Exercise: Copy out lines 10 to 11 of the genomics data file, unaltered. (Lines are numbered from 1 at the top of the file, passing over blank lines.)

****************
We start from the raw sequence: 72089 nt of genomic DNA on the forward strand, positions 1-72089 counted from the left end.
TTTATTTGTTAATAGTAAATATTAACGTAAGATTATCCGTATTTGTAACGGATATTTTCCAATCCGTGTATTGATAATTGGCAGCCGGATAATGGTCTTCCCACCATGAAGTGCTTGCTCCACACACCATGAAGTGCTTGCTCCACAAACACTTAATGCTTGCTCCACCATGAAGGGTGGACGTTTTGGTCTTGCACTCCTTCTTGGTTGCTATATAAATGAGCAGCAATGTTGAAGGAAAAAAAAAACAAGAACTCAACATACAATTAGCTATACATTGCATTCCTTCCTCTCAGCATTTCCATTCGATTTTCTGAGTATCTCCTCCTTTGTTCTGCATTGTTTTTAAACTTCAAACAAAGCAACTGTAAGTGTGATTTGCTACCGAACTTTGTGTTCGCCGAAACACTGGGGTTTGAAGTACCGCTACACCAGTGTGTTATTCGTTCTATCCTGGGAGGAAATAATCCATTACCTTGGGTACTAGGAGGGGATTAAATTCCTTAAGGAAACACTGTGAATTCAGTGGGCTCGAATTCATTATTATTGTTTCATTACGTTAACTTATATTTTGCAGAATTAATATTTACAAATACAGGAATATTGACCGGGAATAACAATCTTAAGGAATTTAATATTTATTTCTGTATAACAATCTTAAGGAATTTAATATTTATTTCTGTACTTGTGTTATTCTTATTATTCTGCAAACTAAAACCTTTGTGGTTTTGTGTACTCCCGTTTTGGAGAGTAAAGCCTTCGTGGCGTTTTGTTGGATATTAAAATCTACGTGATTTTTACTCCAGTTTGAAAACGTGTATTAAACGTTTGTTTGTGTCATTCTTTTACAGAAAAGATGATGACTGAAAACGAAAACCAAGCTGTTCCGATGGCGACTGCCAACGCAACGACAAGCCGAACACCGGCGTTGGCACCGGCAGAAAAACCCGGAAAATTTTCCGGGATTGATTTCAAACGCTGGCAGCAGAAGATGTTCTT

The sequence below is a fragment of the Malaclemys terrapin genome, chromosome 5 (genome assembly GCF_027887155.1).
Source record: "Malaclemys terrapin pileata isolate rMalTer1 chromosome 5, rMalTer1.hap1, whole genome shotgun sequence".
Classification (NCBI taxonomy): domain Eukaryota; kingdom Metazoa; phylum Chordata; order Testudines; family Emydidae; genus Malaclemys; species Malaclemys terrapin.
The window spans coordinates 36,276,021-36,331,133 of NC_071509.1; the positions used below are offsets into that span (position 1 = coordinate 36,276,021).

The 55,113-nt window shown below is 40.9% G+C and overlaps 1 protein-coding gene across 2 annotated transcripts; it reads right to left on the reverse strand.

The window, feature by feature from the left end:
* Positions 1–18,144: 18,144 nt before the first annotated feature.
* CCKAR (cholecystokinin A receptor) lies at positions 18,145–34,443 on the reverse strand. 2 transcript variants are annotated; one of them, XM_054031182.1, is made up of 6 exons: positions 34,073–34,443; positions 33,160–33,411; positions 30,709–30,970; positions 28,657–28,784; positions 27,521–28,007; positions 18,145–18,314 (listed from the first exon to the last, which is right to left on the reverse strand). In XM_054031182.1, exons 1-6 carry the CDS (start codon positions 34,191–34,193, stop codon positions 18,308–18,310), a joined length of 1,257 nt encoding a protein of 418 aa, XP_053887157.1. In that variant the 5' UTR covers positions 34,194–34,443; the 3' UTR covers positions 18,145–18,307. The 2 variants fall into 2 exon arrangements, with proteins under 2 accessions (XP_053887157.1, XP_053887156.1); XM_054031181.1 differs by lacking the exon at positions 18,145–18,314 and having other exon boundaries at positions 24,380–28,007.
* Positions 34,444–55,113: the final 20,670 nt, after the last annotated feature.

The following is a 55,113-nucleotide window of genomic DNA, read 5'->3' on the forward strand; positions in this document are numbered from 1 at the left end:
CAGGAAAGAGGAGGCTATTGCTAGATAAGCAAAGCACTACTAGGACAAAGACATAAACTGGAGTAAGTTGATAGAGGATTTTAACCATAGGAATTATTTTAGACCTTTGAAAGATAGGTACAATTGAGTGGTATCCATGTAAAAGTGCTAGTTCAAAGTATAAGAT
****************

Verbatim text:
* CCKAR (cholecystokinin A receptor) lies at positions 18,145–34,443 on the reverse strand. 2 transcript variants are annotated; one of them, XM_054031182.1, is made up of 6 exons: positions 34,073–34,443; positions 33,160–33,411; positions 30,709–30,970; positions 28,657–28,784; positions 27,521–28,007; positions 18,145–18,314 (listed from the first exon to the last, which is right to left on the reverse strand). In XM_054031182.1, exons 1-6 carry the CDS (start codon positions 34,191–34,193, stop codon positions 18,308–18,310), a joined length of 1,257 nt encoding a protein of 418 aa, XP_053887157.1. In that variant the 5' UTR covers positions 34,194–34,443; the 3' UTR covers positions 18,145–18,307. The 2 variants fall into 2 exon arrangements, with proteins under 2 accessions (XP_053887157.1, XP_053887156.1); XM_054031181.1 differs by lacking the exon at positions 18,145–18,314 and having other exon boundaries at positions 24,380–28,007.
* Positions 34,444–55,113: the final 20,670 nt, after the last annotated feature.